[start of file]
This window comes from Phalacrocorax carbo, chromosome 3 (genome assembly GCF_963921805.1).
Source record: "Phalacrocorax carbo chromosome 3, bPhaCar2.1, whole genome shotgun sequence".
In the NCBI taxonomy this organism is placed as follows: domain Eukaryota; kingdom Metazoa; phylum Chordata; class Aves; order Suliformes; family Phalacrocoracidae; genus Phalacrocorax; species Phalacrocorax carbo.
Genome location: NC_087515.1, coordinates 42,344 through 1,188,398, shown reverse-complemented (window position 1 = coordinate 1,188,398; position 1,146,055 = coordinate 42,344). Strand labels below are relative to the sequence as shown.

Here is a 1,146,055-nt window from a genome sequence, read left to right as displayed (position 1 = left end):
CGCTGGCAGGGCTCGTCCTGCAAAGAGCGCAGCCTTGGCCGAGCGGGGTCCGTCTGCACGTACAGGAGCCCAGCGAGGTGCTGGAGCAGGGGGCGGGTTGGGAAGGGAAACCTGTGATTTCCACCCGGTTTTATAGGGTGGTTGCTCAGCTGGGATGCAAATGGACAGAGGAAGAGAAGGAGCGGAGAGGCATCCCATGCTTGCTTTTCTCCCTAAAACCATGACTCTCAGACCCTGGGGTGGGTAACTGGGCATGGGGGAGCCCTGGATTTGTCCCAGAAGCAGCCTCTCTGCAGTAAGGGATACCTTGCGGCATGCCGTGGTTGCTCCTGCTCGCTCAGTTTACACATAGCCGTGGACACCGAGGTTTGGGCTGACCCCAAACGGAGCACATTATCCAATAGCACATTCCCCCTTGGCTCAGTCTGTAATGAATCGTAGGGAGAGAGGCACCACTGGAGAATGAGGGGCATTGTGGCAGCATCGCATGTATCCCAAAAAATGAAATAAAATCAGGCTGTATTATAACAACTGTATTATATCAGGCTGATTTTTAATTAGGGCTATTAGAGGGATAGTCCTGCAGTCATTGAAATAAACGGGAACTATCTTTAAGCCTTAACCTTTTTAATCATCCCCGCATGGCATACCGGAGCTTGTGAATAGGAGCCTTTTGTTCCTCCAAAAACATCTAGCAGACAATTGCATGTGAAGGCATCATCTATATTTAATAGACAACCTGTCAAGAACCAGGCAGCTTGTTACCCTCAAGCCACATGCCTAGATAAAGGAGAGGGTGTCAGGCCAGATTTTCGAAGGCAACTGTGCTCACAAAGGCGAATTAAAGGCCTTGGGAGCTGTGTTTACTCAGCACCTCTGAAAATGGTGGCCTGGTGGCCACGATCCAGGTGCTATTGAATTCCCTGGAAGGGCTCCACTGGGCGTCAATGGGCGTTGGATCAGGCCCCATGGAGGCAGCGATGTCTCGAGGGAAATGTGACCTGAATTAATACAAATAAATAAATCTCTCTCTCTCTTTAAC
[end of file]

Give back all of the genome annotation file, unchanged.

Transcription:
This window comes from Phalacrocorax carbo, chromosome 3 (genome assembly GCF_963921805.1).
Source record: "Phalacrocorax carbo chromosome 3, bPhaCar2.1, whole genome shotgun sequence".
In the NCBI taxonomy this organism is placed as follows: domain Eukaryota; kingdom Metazoa; phylum Chordata; class Aves; order Suliformes; family Phalacrocoracidae; genus Phalacrocorax; species Phalacrocorax carbo.
Genome location: NC_087515.1, coordinates 42,344 through 1,188,398, shown reverse-complemented (window position 1 = coordinate 1,188,398; position 1,146,055 = coordinate 42,344). Strand labels below are relative to the sequence as shown.

Here is a 1,146,055-nt window from a genome sequence, read left to right as displayed (position 1 = left end):
CGCTGGCAGGGCTCGTCCTGCAAAGAGCGCAGCCTTGGCCGAGCGGGGTCCGTCTGCACGTACAGGAGCCCAGCGAGGTGCTGGAGCAGGGGGCGGGTTGGGAAGGGAAACCTGTGATTTCCACCCGGTTTTATAGGGTGGTTGCTCAGCTGGGATGCAAATGGACAGAGGAAGAGAAGGAGCGGAGAGGCATCCCATGCTTGCTTTTCTCCCTAAAACCATGACTCTCAGACCCTGGGGTGGGTAACTGGGCATGGGGGAGCCCTGGATTTGTCCCAGAAGCAGCCTCTCTGCAGTAAGGGATACCTTGCGGCATGCCGTGGTTGCTCCTGCTCGCTCAGTTTACACATAGCCGTGGACACCGAGGTTTGGGCTGACCCCAAACGGAGCACATTATCCAATAGCACATTCCCCCTTGGCTCAGTCTGTAATGAATCGTAGGGAGAGAGGCACCACTGGAGAATGAGGGGCATTGTGGCAGCATCGCATGTATCCCAAAAAATGAAATAAAATCAGGCTGTATTATAACAACTGTATTATATCAGGCTGATTTTTAATTAGGGCTATTAGAGGGATAGTCCTGCAGTCATTGAAATAAACGGGAACTATCTTTAAGCCTTAACCTTTTTAATCATCCCCGCATGGCATACCGGAGCTTGTGAATAGGAGCCTTTTGTTCCTCCAAAAACATCTAGCAGACAATTGCATGTGAAGGCATCATCTATATTTAATAGACAACCTGTCAAGAACCAGGCAGCTTGTTACCCTCAAGCCACATGCCTAGATAAAGGAGAGGGTGTCAGGCCAGATTTTCGAAGGCAACTGTGCTCACAAAGGCGAATTAAAGGCCTTGGGAGCTGTGTTTACTCAGCACCTCTGAAAATGGTGGCCTGGTGGCCACGATCCAGGTGCTATTGAATTCCCTGGAAGGGCTCCACTGGGCGTCAATGGGCGTTGGATCAGGCCCCATGGAGGCAGCGATGTCTCGAGGGAAATGTGACCTGAATTAATACAAATAAATAAATCTCTCTCTCTCTTTAAC